FORT KNOX, Ky. – Cybersecurity isn’t a job just for Soldiers working in their unit’s G-6 section; together, everyone using a government computer and network must protect the confidentiality, integrity, availability, and negation of Army data.
Cybersecurity is defined as the art of protecting networks, devices, and data from unlawful access or criminal use, and providing confidentiality, integrity, and availability of information. It is accomplished using multiple layers of protection.
“Adversaries use a variety of cyber means to compromise our systems, distort narratives and disseminate misinformation…these actions seek to undermine the legitimacy of our institutions,” explained Gen. Paul M. Nakasone, commander, U.S. Cyber Command.
Cyber-attacks are constantly being thwarted. Therefore, they Army safeguards its assets using a robust cybersecurity program.
“Most attacks start with a phishing email,” Sgt. 1st Class Jonathan Wojack, cyber network defense noncommissioned officer in charge, G-6, 1st Theater Sustainment Command, said. These are generally stopped by network protections.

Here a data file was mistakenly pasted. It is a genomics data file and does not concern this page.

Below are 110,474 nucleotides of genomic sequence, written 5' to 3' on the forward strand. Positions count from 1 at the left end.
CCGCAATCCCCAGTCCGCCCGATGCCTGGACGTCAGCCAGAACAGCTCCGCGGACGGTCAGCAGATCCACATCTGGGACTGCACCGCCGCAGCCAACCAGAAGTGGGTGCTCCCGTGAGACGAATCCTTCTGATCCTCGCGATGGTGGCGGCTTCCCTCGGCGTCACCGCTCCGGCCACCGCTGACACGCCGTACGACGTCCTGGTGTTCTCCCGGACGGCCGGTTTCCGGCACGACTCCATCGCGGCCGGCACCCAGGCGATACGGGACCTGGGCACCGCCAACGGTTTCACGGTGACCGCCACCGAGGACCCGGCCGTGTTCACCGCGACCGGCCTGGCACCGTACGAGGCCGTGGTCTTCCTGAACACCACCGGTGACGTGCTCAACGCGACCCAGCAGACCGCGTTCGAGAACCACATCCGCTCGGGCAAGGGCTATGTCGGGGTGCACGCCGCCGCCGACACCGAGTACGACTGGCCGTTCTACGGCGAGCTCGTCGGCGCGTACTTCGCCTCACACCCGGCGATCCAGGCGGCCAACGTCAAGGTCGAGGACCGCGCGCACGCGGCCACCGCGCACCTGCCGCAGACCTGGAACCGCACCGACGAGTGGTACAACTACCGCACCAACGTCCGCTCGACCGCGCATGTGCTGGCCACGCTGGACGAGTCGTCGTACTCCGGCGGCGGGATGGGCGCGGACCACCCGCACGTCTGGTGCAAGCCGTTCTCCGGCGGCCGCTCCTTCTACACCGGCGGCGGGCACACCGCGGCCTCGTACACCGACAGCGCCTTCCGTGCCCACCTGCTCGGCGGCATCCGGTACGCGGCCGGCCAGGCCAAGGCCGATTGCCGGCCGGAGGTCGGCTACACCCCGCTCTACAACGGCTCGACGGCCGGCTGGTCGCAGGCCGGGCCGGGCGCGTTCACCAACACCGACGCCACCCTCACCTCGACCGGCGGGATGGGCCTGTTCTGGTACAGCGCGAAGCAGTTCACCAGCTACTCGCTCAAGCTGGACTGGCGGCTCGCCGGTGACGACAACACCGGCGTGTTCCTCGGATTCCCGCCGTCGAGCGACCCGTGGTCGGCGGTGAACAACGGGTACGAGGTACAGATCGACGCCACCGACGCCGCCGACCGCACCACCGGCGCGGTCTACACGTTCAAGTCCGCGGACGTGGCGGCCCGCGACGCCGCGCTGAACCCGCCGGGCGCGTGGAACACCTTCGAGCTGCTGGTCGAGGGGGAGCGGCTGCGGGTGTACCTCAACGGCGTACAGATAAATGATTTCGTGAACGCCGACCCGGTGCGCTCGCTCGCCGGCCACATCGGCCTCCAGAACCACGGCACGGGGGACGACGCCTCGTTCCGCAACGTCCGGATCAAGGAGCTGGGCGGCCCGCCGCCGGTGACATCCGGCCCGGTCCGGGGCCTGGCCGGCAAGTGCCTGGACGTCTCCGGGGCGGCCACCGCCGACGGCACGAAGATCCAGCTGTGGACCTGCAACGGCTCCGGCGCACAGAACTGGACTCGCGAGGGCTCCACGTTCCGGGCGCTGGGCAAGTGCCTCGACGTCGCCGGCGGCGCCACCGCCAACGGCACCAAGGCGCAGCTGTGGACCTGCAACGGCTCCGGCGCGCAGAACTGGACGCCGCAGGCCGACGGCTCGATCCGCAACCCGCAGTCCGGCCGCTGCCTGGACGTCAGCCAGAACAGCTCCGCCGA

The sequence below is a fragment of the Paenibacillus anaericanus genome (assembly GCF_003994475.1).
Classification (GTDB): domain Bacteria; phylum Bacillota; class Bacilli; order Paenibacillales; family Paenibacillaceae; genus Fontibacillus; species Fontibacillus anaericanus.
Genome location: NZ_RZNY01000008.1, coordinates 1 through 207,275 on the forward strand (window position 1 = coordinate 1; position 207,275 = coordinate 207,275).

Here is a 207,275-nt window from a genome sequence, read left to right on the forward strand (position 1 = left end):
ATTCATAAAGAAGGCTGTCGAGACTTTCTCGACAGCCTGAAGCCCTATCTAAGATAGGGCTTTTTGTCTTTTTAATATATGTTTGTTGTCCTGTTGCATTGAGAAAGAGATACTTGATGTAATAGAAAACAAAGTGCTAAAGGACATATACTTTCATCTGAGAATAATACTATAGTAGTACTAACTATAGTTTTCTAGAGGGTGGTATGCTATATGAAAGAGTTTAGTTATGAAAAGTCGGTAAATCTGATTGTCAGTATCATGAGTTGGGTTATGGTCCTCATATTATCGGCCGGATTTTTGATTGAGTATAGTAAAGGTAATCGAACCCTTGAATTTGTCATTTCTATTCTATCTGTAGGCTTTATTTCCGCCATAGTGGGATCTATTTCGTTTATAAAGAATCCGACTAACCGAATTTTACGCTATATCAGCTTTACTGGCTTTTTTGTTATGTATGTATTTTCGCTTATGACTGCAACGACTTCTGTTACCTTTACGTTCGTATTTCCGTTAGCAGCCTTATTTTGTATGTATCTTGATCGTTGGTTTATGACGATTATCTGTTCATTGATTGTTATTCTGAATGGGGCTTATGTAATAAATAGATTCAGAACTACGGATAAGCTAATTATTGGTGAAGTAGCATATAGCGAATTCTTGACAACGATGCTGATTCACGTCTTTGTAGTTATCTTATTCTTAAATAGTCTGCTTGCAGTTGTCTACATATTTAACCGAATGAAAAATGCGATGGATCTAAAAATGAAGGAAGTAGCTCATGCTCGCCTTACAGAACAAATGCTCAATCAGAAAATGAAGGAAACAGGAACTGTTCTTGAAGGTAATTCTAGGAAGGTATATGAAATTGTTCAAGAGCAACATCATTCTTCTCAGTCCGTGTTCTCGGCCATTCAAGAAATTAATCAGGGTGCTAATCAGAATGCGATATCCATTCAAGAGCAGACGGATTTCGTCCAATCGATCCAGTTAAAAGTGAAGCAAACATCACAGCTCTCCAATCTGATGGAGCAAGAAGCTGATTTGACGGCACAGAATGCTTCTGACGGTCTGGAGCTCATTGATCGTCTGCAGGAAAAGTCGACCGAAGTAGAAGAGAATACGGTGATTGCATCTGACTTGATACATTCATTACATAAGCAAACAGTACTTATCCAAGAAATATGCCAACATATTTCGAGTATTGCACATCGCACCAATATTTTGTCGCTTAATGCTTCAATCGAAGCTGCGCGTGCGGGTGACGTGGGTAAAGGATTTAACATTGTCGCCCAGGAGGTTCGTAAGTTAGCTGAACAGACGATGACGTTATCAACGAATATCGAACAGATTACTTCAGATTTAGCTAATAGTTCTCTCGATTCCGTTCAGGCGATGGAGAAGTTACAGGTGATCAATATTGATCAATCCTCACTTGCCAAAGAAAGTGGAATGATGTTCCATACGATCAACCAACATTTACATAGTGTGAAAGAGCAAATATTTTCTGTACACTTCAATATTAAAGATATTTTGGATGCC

“A phishing email usually conveys a sense of timeliness,” Wojack added. For example, the email might instruct the recipient to do something within the next 24 hours.
Wojack discourages users from opening emails, especially with links, from non-Department of Defense or unknown sources.
He described phishing emails as ones which look legitimate, but appear, “off.”
Furthermore, cybersecurity is described as a holistic program to manage IT-related security risk. To be effective, it must be integrated fully into every aspect of the Army.
Moreover, Soldiers at every level are responsible for procedural compliance with the proper practices and procedures for safeguarding information and IT.
It is a dynamic threat environment which requires the Army to address security, ensuring the Army is poised for defensive and offensive cyber operations.
This same approach can be applied with personal home networks and devices.
The Army urges Soldiers, civilian employees, and family members to keep up their guard and protect their personal identifiable information. They can do this by updating privacy settings, using two-factor authentication, and creating strong passwords.
Finally, another level of protection on personal devices is to disable geo-tracking on smart devices, including applications with listening and recording capabilities, and to not open emails and links from unknown sources in personal emails too.